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U.S. ag secretary lends support to striking Deere workers

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Vilsack in ankeny strike

U.S. Secretary of Agriculture Tom Vilsack meets with UAW workers picketing outside a John Deere plant in Ankeny. 

ANKENY -- The country’s top agriculture official said in Iowa on Wednesday that he hopes Deere & Co. and its striking workers achieve a rapid resolution to their labor impasse.

But U.S. agriculture secretary Tom Vilsack, a former Iowa governor, also expressed his strong support, both in word and deed, for the striking workers and the union that represents them.

Wednesday was the seventh day of the impasse between Deere & Co. and Automobile, Aerospace and Agricultural Implement Workers of America (UAW). The strike affects about 10,000 workers at factories in Iowa, Illinois and Kansas.

Vilsack held a number of public events Wednesday in central Iowa with his counterpart from Mexico, Víctor Manuel Villalobos Arámbula, to discuss international trade issues. After those events, Vilsack spoke to a few dozen striking workers on the picket line at Deere’s plant in Ankeny.

“(The striking workers) need somebody to give them a pat on the back,” Vilsack told reporters just after addressing some of those workers. “John Deere’s a great company. They ought to be able to get this worked out to a point where it’s fair to the workers, to make sure that we continue to have the equipment and farm machinery that’s important to American agriculture.”

While Vilsack spoke, cars driving by frequently honked their horns in support of the striking workers.

“You folks are hard-working folks. You provide a tremendous product. It’s one Americans rely on,” Vilsack told the striking workers. “It’s important, necessary for these issues to get resolved in a way that’s fair and equitable to all of you. … I just wanted to stop by and let you know that I haven’t forgotten you.”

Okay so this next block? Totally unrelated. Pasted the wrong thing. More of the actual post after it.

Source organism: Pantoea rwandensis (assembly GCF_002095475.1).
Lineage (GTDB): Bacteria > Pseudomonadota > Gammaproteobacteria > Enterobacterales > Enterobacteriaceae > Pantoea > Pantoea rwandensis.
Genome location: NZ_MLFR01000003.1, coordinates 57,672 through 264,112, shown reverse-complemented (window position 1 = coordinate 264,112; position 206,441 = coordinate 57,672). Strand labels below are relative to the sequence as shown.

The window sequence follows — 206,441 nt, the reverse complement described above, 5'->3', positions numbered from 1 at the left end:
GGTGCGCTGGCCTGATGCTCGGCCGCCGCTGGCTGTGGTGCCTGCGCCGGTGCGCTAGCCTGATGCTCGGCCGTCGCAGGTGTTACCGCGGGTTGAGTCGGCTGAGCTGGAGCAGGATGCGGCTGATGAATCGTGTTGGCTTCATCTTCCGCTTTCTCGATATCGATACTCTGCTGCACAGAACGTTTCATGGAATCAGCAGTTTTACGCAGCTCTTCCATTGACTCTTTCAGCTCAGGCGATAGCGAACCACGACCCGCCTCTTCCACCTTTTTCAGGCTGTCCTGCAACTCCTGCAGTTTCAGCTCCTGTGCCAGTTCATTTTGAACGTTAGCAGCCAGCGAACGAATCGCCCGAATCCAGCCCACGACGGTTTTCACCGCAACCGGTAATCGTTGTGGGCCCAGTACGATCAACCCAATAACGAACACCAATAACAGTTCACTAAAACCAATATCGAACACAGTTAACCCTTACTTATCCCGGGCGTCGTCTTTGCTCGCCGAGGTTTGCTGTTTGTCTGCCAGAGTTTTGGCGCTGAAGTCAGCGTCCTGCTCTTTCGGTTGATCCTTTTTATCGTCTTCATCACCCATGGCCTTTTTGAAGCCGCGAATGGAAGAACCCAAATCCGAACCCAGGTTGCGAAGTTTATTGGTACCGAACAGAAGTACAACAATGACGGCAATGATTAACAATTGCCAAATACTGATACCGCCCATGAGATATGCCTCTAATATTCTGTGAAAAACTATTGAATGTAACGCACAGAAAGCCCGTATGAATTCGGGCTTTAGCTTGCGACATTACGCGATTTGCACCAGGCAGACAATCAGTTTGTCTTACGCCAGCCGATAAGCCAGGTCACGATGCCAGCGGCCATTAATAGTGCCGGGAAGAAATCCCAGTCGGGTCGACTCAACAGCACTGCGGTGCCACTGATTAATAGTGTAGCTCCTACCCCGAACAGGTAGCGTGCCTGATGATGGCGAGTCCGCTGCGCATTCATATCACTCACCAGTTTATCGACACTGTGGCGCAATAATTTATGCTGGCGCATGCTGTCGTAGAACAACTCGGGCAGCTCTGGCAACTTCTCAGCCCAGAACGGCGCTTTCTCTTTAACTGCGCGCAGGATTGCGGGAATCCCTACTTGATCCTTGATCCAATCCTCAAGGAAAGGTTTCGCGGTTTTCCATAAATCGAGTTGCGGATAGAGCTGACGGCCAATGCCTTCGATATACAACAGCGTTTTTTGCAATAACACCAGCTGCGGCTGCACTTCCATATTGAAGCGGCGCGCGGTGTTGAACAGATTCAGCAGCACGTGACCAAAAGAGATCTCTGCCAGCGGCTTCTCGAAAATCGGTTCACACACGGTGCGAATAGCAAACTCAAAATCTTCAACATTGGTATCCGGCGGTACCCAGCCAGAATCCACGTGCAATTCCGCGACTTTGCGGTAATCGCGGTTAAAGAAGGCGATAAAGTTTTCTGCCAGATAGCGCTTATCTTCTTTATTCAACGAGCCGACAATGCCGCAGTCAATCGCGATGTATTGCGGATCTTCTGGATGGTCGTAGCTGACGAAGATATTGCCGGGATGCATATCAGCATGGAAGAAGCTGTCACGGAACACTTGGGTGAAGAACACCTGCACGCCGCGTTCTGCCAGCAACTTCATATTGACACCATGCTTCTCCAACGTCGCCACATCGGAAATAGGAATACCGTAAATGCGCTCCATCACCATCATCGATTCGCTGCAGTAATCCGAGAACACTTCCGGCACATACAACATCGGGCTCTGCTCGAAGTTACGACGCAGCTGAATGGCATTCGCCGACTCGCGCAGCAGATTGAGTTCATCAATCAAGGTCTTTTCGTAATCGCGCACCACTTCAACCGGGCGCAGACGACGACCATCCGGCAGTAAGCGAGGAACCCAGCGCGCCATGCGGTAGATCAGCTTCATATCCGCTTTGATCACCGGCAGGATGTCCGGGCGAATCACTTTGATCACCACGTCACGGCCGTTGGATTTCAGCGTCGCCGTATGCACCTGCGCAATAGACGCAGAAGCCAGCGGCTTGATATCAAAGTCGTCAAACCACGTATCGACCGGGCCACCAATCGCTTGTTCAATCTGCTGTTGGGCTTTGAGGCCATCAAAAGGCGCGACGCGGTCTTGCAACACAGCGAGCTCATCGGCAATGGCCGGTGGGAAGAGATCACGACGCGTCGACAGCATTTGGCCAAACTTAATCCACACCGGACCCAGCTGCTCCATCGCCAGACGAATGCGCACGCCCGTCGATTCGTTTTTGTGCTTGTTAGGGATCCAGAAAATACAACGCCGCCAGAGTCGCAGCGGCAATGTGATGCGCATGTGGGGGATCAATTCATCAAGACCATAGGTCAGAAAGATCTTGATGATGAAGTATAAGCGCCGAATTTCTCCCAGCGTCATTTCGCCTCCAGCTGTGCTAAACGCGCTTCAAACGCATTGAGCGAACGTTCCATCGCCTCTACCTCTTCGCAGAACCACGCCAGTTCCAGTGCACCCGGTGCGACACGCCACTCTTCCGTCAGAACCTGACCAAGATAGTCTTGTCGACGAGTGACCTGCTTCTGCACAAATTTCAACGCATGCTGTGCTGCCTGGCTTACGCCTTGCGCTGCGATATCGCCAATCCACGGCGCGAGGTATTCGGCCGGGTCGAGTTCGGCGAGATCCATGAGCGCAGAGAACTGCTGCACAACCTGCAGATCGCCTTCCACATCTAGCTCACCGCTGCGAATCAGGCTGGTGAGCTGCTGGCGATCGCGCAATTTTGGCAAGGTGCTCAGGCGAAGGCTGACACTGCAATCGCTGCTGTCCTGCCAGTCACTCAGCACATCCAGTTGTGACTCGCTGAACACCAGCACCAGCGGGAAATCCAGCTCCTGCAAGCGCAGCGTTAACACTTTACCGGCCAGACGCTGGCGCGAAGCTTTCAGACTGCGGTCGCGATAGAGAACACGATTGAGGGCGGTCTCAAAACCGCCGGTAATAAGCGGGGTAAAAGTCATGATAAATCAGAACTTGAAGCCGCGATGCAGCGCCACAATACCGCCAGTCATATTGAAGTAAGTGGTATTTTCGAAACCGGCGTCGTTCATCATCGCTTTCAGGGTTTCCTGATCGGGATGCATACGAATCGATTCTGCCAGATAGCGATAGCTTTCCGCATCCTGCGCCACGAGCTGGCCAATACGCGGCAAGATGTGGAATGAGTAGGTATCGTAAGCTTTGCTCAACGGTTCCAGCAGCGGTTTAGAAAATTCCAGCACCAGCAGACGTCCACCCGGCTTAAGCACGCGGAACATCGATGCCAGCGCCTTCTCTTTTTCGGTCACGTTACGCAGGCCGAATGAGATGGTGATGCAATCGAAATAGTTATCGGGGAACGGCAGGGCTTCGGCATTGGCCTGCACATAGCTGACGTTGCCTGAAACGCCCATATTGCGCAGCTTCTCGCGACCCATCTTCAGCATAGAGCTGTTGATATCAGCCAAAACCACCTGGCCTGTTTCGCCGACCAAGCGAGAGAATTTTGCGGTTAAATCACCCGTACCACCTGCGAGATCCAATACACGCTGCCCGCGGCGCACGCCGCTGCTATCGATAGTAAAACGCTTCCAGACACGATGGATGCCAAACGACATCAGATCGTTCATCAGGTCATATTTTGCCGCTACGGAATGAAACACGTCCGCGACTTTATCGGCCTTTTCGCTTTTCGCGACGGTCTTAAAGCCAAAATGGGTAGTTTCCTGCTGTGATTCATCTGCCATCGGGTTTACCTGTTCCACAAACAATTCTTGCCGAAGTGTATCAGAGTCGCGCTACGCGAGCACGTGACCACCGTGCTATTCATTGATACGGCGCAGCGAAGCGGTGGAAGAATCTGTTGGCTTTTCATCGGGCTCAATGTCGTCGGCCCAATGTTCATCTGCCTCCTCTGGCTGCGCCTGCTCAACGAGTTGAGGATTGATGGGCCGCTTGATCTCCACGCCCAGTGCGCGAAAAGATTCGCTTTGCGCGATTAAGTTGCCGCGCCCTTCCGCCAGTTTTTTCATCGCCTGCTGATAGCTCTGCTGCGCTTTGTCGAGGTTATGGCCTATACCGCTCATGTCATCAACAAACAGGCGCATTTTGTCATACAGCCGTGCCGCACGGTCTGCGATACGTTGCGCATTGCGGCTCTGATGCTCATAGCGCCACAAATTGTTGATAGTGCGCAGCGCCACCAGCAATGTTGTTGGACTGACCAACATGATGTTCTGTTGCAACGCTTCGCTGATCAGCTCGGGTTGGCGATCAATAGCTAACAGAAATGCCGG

Vilsack told the striking workers and reporters that UAW was a critical supporter of his first gubernatorial campaign, in 1998. He said the union supported him even when he was struggling in that campaign.

“The UAW was with me from the get-go. You don’t forget the people that were with you,” Vilsack. “The UAW is important to me, I sincerely hope that they get these things this resolved as quickly as possible and as fairly as possible.”

In early negotiations, Deere’s initial offer would have raised wages by roughly 5% over the life of the contract while also limiting retirement benefits for workers hired after the contract was ratified.

Deere workers said that offer was unacceptable, especially considering the company’s record-high profits over the past year. For the 2020 fiscal year, Deere & Co.’s net income totaled $2.75 billion, according to the company.

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